[Show abstract][Hide abstract] ABSTRACT: The relationship between estrogen receptor (ER)α and patient prognosis has been identified in gastric cancer; however, the definite role of ERα in gastric cancer remains to be fully elucidated. The aim of the present in vitro study was to investigate the impact of ERα on cell proliferation, migration and invasion in gastric cancer cell lines. We investigated the biological effect of ERα overexpression on gastric carcinoma cells. An MKN28 gastric cancer cell line stably overexpressing ERα was established. The effect of ERα overexpression on cell growth was assessed by evaluating cell survival, colony formation, cell cycle progression and apoptosis. Cell migration and invasion were detected by Transwell migration/invasion assays. The protein levels of several potentially involved genes were determined by western blotting to elucidate the underlying molecular mechanisms. The Student's t-test was used to determine the statistical differences between various experimental and control groups, and one-way ANOVA test was used to determine the difference between three or more groups. The results showed that ERα overexpression significantly inhibited cell growth and proliferation, blocked cell entry into the G1/G0 phase and promoted cell apoptosis. In addition, ERα reduced the motility and invasion of gastric cancer cells. These phenotypes may partly be explained by a decrease in β-catenin expression caused by ERα overexpression. ERα overexpression effectively inhibited cell growth and cancer progression by suppressing β-catenin in gastric cancer, identifying ERα as a promising target with therapeutic potential for development of new approaches to treat gastric cancer.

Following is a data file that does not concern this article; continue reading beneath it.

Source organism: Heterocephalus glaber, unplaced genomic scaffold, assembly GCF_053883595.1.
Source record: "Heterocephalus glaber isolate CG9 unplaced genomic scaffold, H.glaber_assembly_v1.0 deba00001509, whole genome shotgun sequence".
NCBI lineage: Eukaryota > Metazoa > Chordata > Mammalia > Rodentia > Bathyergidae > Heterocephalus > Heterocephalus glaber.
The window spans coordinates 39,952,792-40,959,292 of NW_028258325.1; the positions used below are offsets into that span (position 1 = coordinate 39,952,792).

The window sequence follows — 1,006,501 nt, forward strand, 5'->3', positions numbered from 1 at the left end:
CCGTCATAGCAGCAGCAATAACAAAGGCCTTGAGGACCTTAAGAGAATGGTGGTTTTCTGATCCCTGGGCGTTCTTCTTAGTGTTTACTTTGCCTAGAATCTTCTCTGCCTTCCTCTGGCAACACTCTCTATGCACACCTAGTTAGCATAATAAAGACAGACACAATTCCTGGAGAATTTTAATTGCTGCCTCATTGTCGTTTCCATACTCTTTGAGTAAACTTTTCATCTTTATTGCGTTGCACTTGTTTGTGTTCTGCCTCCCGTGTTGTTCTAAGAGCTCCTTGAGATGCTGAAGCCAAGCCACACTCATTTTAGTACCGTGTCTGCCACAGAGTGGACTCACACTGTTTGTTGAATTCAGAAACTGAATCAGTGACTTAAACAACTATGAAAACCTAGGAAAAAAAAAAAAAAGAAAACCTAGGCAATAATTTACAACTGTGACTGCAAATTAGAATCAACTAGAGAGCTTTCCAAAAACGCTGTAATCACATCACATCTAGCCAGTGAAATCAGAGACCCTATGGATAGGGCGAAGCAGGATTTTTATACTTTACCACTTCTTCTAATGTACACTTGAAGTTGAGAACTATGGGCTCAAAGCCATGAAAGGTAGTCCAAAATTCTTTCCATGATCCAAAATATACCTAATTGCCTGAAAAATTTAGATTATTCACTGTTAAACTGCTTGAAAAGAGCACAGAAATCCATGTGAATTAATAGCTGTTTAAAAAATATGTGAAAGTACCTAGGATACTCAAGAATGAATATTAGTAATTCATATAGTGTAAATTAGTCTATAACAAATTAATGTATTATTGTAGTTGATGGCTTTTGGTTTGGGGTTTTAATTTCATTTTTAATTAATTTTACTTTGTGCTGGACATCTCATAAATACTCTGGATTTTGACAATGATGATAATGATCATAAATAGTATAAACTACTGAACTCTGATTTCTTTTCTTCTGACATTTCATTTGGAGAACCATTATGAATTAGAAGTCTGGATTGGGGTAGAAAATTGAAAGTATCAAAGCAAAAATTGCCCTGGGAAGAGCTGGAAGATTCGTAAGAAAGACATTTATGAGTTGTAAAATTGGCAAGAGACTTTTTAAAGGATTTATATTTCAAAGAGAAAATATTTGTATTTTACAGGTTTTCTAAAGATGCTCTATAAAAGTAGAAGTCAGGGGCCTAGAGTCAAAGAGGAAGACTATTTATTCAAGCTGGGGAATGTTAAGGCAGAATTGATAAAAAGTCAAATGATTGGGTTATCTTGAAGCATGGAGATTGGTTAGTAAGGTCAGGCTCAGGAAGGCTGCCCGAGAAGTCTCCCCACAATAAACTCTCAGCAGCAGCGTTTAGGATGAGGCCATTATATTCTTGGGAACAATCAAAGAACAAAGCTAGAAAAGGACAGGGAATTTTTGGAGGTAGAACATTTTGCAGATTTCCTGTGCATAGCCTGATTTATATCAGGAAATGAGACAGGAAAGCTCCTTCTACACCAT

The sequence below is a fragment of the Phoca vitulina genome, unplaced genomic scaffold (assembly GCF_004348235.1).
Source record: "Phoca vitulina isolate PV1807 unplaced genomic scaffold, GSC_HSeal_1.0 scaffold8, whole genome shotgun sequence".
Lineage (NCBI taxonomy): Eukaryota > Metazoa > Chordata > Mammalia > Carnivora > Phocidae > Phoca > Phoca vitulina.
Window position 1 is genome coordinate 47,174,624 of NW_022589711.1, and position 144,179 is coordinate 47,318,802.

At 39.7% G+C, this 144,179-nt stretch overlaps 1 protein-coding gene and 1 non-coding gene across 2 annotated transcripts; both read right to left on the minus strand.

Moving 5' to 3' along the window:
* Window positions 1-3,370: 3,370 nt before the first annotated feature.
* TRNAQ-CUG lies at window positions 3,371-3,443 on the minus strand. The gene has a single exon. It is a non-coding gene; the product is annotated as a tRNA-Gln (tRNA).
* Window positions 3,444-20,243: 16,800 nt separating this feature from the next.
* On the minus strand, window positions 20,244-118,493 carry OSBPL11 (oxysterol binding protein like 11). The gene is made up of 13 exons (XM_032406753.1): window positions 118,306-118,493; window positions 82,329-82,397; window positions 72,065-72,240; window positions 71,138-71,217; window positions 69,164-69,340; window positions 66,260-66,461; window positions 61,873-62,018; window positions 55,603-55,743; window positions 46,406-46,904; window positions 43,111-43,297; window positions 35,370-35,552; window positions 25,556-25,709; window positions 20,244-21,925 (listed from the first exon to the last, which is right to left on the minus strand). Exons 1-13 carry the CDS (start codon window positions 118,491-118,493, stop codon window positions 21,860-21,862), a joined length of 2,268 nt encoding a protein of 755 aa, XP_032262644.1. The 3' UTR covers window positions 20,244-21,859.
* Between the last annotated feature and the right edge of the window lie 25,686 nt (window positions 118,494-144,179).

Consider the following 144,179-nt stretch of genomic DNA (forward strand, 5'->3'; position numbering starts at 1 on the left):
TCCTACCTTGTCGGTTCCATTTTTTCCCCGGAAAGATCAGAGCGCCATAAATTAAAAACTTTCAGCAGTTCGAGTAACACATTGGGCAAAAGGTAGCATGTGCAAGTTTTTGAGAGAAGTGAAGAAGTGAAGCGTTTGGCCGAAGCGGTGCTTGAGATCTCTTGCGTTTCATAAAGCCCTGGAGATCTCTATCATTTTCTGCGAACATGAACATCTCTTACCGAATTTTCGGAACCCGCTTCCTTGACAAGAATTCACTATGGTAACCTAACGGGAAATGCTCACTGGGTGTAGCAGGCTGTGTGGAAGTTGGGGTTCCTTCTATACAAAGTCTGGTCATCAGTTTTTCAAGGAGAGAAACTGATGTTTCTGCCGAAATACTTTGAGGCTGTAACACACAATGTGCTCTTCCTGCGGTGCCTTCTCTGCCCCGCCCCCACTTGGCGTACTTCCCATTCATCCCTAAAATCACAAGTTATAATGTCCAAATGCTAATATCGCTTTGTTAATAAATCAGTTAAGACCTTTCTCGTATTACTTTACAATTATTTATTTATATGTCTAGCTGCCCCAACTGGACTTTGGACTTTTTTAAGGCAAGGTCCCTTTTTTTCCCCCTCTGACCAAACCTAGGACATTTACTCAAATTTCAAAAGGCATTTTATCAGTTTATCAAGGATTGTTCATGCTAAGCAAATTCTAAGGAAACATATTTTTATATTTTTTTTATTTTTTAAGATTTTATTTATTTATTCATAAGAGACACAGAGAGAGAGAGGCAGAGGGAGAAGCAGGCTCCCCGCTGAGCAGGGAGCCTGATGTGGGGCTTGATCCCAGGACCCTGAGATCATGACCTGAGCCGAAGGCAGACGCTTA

[Show abstract][Hide abstract] ABSTRACT: Resistance to radiation therapy is a major obstacle for the effective treatment of cancers. Lin28 has been shown to contribute to breast tumorigenesis; however, the relationship between Lin28 and radioresistance remains unknown. In this study, we investigated the association of Lin28 with radiation resistance and identified the underlying mechanisms of action of Lin28 in human breast cancer cell lines. The results showed that the expression level of Lin28 was closely associated with resistance to radiation treatment. The T47D cancer cell line, which highly expresses Lin28, is more resistant to radiation than MCF7, Bcap-37 or SK-BR-3 cancer cell lines, which have low-level Lin28 expression. Transfection with Lin28 siRNA significantly led to an increase of sensitivity to radiation. By contrast, stable expression of Lin28 in breast cancer cells effectively attenuated the sensitivity to radiation treatment. Stable expression of Lin28 also significantly inhibited radiation-induced apoptosis. Moreover, further studies have shown that caspases, H2A.X and Let-7 miRNA were the molecular targets of Lin28. Stable expression of Lin28 and treatment with radiation induced H2AX expression, while inhibited p21 and γ-H2A.X. Overexpression of Let-7 enhanced the sensitivities to radiation in breast cancer cells. Taken together, these results indicate that Lin28 might be one mechanism underlying radiation resistance, and Lin28 could be a potential target for overcoming radiation resistance in breast cancer.
PLoS ONE 06/2013; 8(6):e67373. DOI:10.1371/journal.pone.0067373 · 3.23 Impact Factor